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Publication numberUS7601486 B2
Publication typeGrant
Application numberUS 11/304,042
Publication dateOct 13, 2009
Filing dateDec 15, 2005
Priority dateDec 15, 2005
Fee statusPaid
Also published asCN101371350A, US8153353, US20070141516, US20100025715, WO2007070775A2, WO2007070775A3
Publication number11304042, 304042, US 7601486 B2, US 7601486B2, US-B2-7601486, US7601486 B2, US7601486B2
InventorsJason Michael Neidrich
Original AssigneeTexas Instruments Incorporated
Export CitationBiBTeX, EndNote, RefMan
External Links: USPTO, USPTO Assignment, Espacenet
creating an antireflective coating on an integrated circuit; applying a dark polymer material on a reflective surface, curing the dark polymer material, and roughening a top surface of the dark polymer material in an ash chamber; image displays such as spatial light modulators (SLMs)
US 7601486 B2
Abstract
A method and a material for creating an antireflective coating on an integrated circuit. A preferred embodiment comprises applying a dark polymer material on a reflective surface, curing the dark polymer material, and roughening a top surface of the dark polymer material. The roughening can be achieved by ashing the dark polymer material in an ash chamber. The dark polymer material, preferably a black matrix resin or a polyimide black matrix resin, when ashed in an oxygen rich atmosphere for a short period of time, forms a surface that is capable of absorbing light as well as randomly refracting light it does not absorb. A protective cap layer may be formed on top of the ashed dark polymer material to provide protection for the dark polymer material.
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Claims(16)
1. A method for creating a non-sacrificial, antireflective coating, the method comprising:
applying a dark polymer material on a reflective surface;
curing the dark polymer material; and
roughening a top surface of the dark polymer material, wherein the dark polymer material is not subsequently removed, using an ashing process comprising:
injecting oxygen into the ash chamber at a given pressure, wherein the given pressure is substantially equal to 50 standard cubic centimeters per minute; and
applying a specified pressure with an electrode to wafer spacing in the range of 0.09 to 1.3 Mils and a gas excitation power source in the range of 180 to 250 watts for a period of time of less than one minute, wherein the specified pressure is in a range of 700 to 850 mTorr.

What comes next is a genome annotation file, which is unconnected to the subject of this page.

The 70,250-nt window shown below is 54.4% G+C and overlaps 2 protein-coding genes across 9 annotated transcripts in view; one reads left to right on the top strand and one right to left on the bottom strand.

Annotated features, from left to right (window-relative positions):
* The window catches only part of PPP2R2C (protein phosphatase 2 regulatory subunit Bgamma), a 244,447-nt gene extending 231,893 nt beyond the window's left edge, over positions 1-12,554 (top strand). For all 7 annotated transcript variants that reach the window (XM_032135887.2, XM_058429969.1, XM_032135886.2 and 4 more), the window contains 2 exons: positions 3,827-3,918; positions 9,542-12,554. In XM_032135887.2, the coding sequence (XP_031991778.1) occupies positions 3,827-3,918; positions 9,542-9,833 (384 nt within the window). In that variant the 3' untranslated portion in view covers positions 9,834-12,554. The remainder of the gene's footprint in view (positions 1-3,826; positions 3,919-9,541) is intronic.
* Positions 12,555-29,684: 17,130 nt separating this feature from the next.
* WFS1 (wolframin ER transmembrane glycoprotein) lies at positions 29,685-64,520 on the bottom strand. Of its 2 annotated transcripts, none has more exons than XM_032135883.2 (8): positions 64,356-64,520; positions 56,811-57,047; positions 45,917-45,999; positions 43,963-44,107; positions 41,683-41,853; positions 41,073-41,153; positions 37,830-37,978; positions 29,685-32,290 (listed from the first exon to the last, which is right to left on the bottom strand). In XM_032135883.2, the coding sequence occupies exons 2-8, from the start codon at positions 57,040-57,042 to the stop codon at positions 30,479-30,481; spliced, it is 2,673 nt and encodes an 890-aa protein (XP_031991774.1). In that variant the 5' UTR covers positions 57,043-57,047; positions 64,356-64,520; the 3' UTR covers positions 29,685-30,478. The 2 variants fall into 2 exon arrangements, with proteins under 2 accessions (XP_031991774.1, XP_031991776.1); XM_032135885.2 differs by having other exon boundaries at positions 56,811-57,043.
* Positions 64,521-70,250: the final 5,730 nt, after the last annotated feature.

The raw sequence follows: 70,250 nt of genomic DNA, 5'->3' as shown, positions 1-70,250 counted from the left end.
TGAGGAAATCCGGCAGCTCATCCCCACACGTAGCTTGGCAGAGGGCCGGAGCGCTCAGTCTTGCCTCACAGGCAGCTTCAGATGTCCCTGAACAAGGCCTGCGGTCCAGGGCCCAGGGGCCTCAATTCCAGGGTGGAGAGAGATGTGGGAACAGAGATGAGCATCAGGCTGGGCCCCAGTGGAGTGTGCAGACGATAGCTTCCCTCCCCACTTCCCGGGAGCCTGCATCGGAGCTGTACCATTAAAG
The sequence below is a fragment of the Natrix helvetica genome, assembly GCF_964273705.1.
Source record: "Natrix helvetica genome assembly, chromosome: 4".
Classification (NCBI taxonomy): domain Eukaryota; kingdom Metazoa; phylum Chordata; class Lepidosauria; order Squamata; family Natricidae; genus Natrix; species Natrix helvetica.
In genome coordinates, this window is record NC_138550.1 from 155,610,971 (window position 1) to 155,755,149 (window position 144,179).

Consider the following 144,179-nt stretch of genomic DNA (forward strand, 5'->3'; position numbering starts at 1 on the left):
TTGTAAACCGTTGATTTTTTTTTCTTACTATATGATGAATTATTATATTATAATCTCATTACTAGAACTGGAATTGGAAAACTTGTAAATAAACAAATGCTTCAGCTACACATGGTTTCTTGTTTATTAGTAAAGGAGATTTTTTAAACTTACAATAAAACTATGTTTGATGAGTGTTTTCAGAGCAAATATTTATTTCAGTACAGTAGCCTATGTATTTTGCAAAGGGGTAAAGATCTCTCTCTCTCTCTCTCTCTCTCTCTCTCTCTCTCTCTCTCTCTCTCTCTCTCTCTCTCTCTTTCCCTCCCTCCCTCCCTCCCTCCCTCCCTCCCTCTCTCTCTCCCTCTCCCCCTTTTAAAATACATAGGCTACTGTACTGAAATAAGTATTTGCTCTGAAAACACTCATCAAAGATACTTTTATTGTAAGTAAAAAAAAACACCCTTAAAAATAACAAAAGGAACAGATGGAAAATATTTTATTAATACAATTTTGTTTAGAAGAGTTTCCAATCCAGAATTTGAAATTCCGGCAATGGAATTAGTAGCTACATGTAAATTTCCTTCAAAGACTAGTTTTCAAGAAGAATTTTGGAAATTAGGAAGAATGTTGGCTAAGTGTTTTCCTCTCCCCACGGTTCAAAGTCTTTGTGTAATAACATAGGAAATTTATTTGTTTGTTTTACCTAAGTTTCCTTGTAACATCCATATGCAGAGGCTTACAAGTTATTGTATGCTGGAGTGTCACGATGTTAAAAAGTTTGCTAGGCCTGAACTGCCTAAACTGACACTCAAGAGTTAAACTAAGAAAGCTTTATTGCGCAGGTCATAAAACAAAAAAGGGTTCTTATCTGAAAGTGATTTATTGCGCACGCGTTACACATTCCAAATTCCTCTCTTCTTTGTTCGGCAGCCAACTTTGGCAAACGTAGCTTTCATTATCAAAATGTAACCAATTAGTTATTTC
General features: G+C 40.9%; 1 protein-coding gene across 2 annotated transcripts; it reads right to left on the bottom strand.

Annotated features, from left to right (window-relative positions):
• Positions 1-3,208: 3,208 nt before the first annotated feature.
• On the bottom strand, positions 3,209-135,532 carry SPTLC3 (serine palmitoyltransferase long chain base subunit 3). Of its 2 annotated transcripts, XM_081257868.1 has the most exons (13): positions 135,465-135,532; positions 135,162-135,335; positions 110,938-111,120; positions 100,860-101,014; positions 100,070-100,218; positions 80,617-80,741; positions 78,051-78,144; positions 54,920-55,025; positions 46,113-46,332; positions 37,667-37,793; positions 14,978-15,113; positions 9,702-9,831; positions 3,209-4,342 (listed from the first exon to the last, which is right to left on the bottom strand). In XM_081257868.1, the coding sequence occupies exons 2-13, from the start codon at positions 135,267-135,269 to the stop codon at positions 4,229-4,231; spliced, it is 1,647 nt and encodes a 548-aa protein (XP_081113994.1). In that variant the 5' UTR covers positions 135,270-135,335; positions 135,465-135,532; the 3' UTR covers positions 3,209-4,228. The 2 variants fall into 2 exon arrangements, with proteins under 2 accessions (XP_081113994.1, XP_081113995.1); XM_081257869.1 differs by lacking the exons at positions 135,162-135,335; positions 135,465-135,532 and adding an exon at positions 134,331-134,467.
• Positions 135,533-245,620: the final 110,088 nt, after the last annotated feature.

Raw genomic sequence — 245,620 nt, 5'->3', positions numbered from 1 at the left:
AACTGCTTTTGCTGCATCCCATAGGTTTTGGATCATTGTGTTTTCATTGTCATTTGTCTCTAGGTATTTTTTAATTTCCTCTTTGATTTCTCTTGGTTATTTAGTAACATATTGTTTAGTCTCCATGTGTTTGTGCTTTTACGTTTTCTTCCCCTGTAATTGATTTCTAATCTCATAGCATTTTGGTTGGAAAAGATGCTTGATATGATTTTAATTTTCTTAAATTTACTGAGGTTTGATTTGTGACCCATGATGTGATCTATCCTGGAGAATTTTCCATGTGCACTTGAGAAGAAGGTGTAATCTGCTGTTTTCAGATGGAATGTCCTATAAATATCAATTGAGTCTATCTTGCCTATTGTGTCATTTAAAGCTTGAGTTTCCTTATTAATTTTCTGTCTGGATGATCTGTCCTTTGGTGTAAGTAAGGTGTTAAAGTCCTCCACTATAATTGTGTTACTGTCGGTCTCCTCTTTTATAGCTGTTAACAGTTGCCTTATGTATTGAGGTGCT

2. The method of claim 1, wherein the applying of the dark polymer material is performed via a spin coat process.
3. The method of claim 1, wherein the applying of the dark polymer material is performed via a photoresistive printing technique.
4. The method of claim 1, wherein the applying of the dark polymer material is performed via a reflow process.
5. The method of claim 1 further comprising after the roughening, depositing a protective coating over the dark polymer material.
6. The method of claim 5, wherein the depositing comprises:
sputtering a metallic coating on the dark polymer material; and
oxidizing the metallic coating.
7. The method of claim 6, wherein the sputtering sputters an aluminum metallic material, wherein the metallic coating has a thickness of approximately 40 Angstroms.
8. The method of claim 6, wherein the sputtering sputters a material selected from a group comprising: aluminum, an alloy of aluminum, tungsten, an alloy of tungsten, copper, an alloy of copper, cobalt, an alloy of cobalt, titanium, and an alloy of titanium.
9. The method of claim 6, wherein the sputtering sputters a material that is either a metal or an alloy of the metal, wherein a temperature required during sputtering is lower than a curing temperature of the dark polymer material.
10. A method for creating antireflective coating, the method comprising:
applying a non-sacrificial, dark polymer material on a reflective surface;
curing the non-sacrificial, dark polymer material;
roughening a top surface of the dark polymer material using an ashing process comprising:
injecting oxygen into the ash chamber at a given pressure, wherein the given pressure is substantially equal to 50 standard cubic centimeters per minute; and